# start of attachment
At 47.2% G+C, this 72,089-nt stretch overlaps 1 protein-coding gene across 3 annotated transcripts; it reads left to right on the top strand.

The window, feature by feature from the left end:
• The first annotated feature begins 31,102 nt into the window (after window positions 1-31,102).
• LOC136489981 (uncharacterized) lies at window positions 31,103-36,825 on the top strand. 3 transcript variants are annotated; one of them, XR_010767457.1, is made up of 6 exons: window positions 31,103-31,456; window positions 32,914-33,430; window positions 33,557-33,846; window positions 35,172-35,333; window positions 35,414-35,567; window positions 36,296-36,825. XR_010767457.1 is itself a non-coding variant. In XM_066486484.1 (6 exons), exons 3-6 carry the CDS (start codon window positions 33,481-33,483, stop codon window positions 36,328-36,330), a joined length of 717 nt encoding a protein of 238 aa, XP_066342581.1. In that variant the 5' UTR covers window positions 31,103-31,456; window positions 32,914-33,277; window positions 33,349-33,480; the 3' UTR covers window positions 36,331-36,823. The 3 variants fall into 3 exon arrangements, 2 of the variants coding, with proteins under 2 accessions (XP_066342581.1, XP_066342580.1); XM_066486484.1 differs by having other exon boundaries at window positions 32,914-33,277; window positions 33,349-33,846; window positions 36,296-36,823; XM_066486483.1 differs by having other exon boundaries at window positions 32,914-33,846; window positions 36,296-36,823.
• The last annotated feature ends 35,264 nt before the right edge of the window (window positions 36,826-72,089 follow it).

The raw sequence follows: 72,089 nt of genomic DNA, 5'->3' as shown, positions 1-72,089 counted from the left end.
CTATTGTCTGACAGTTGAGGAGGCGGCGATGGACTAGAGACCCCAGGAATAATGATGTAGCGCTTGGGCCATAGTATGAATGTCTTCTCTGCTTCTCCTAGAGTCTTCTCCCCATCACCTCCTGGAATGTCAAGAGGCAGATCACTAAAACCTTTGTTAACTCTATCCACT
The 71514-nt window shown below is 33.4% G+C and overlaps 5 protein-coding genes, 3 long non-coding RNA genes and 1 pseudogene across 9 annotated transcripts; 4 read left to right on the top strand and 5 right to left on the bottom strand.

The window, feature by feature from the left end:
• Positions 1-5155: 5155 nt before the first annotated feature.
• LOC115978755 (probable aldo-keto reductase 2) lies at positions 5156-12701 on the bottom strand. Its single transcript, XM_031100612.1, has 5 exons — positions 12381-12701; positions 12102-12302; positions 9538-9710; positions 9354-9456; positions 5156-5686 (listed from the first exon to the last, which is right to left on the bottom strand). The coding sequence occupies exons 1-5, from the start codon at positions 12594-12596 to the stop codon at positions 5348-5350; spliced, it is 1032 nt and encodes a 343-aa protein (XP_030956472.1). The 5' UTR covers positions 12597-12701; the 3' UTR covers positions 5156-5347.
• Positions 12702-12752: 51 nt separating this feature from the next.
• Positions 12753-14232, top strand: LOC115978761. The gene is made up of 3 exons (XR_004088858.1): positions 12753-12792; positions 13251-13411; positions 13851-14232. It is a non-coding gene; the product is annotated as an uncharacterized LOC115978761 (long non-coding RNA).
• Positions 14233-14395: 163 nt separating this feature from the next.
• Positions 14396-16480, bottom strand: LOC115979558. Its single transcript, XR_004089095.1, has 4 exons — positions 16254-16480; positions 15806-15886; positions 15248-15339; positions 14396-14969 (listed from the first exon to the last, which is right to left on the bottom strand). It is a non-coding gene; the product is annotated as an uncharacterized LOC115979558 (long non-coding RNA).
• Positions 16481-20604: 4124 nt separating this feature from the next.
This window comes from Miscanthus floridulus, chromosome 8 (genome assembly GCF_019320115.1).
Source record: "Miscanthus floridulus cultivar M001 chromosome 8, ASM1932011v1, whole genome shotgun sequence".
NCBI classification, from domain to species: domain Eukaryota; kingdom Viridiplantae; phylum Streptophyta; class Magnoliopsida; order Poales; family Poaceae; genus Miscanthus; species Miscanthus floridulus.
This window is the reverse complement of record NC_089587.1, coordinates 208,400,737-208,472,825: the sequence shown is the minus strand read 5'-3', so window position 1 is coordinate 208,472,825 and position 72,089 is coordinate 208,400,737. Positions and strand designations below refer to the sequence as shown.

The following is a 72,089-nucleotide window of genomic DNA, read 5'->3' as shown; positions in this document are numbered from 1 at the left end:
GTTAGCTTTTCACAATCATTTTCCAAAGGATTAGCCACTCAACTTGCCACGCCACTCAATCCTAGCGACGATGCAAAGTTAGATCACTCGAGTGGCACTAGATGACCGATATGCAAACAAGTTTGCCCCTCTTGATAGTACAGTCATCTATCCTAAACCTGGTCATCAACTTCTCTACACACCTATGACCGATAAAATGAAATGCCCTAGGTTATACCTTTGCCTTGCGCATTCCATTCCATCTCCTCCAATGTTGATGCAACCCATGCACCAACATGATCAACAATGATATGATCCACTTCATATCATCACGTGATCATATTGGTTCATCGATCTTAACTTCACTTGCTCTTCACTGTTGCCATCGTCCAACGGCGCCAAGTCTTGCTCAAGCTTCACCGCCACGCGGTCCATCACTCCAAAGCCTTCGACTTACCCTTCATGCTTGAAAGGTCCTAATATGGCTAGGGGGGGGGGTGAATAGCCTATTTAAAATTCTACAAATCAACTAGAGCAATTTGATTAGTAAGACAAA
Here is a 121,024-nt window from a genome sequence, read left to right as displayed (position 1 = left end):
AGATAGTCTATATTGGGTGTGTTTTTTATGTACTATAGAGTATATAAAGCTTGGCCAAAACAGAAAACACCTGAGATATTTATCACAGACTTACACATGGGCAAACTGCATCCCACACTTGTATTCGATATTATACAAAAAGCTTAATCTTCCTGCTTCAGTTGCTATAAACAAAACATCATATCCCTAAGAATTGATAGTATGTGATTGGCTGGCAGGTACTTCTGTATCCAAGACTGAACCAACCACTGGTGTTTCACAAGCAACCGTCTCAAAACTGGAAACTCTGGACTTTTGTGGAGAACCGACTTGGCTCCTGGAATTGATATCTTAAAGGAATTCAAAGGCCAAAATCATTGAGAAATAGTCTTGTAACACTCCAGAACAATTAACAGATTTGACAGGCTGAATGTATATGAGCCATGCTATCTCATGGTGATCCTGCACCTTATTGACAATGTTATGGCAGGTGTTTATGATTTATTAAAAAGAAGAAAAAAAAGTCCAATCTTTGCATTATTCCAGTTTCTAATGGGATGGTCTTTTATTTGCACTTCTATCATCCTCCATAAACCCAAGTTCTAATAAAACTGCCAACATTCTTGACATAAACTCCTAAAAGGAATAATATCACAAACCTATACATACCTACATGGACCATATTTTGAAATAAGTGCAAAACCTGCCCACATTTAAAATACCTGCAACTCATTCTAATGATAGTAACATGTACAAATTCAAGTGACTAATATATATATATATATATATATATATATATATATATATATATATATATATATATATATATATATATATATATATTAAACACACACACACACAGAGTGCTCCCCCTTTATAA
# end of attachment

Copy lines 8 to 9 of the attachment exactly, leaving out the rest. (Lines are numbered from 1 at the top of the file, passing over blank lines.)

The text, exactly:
The 71514-nt window shown below is 33.4% G+C and overlaps 5 protein-coding genes, 3 long non-coding RNA genes and 1 pseudogene across 9 annotated transcripts; 4 read left to right on the top strand and 5 right to left on the bottom strand.

The window, feature by feature from the left end: